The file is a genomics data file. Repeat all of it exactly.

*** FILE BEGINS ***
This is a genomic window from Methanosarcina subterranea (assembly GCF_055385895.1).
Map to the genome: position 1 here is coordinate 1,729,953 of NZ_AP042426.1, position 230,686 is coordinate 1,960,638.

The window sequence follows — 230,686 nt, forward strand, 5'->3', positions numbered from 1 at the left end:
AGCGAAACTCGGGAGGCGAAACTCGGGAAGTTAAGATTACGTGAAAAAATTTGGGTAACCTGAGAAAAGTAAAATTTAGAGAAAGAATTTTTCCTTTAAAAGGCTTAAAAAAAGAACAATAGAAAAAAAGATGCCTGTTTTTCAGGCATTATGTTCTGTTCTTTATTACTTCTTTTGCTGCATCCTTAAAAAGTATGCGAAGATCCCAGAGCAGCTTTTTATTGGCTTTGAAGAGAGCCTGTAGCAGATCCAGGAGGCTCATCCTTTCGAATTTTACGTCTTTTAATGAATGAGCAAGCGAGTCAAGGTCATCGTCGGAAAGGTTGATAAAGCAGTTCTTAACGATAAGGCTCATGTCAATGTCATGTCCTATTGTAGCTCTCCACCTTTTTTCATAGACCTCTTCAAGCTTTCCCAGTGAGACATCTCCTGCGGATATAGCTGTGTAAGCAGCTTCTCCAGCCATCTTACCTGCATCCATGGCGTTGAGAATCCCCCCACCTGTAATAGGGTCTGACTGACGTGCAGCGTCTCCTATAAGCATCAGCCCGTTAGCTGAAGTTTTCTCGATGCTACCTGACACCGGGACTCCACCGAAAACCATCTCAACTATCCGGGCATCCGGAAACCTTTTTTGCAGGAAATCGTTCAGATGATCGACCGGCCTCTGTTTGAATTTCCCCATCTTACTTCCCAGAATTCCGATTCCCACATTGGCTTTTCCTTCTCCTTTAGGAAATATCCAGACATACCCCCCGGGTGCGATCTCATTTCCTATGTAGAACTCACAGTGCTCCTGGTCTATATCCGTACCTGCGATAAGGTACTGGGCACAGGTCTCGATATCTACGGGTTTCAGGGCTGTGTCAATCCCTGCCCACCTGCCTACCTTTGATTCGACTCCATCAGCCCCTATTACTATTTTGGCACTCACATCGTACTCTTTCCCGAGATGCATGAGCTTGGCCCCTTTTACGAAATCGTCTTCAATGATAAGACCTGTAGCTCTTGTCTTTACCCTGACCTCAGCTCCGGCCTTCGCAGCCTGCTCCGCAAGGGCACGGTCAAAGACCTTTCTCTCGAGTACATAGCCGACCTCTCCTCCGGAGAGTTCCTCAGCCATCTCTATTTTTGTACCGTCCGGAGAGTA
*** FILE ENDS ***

This is a genomic window from Methanosarcina subterranea (assembly GCF_055385895.1).
Map to the genome: position 1 here is coordinate 1,729,953 of NZ_AP042426.1, position 230,686 is coordinate 1,960,638.

The window sequence follows — 230,686 nt, forward strand, 5'->3', positions numbered from 1 at the left end:
AGCGAAACTCGGGAGGCGAAACTCGGGAAGTTAAGATTACGTGAAAAAATTTGGGTAACCTGAGAAAAGTAAAATTTAGAGAAAGAATTTTTCCTTTAAAAGGCTTAAAAAAAGAACAATAGAAAAAAAGATGCCTGTTTTTCAGGCATTATGTTCTGTTCTTTATTACTTCTTTTGCTGCATCCTTAAAAAGTATGCGAAGATCCCAGAGCAGCTTTTTATTGGCTTTGAAGAGAGCCTGTAGCAGATCCAGGAGGCTCATCCTTTCGAATTTTACGTCTTTTAATGAATGAGCAAGCGAGTCAAGGTCATCGTCGGAAAGGTTGATAAAGCAGTTCTTAACGATAAGGCTCATGTCAATGTCATGTCCTATTGTAGCTCTCCACCTTTTTTCATAGACCTCTTCAAGCTTTCCCAGTGAGACATCTCCTGCGGATATAGCTGTGTAAGCAGCTTCTCCAGCCATCTTACCTGCATCCATGGCGTTGAGAATCCCCCCACCTGTAATAGGGTCTGACTGACGTGCAGCGTCTCCTATAAGCATCAGCCCGTTAGCTGAAGTTTTCTCGATGCTACCTGACACCGGGACTCCACCGAAAACCATCTCAACTATCCGGGCATCCGGAAACCTTTTTTGCAGGAAATCGTTCAGATGATCGACCGGCCTCTGTTTGAATTTCCCCATCTTACTTCCCAGAATTCCGATTCCCACATTGGCTTTTCCTTCTCCTTTAGGAAATATCCAGACATACCCCCCGGGTGCGATCTCATTTCCTATGTAGAACTCACAGTGCTCCTGGTCTATATCCGTACCTGCGATAAGGTACTGGGCACAGGTCTCGATATCTACGGGTTTCAGGGCTGTGTCAATCCCTGCCCACCTGCCTACCTTTGATTCGACTCCATCAGCCCCTATTACTATTTTGGCACTCACATCGTACTCTTTCCCGAGATGCATGAGCTTGGCCCCTTTTACGAAATCGTCTTCAATGATAAGACCTGTAGCTCTTGTCTTTACCCTGACCTCAGCTCCGGCCTTCGCAGCCTGCTCCGCAAGGGCACGGTCAAAGACCTTTCTCTCGAGTACATAGCCGACCTCTCCTCCGGAGAGTTCCTCAGCCATCTCTATTTTTGTACCGTCCGGAGAGTA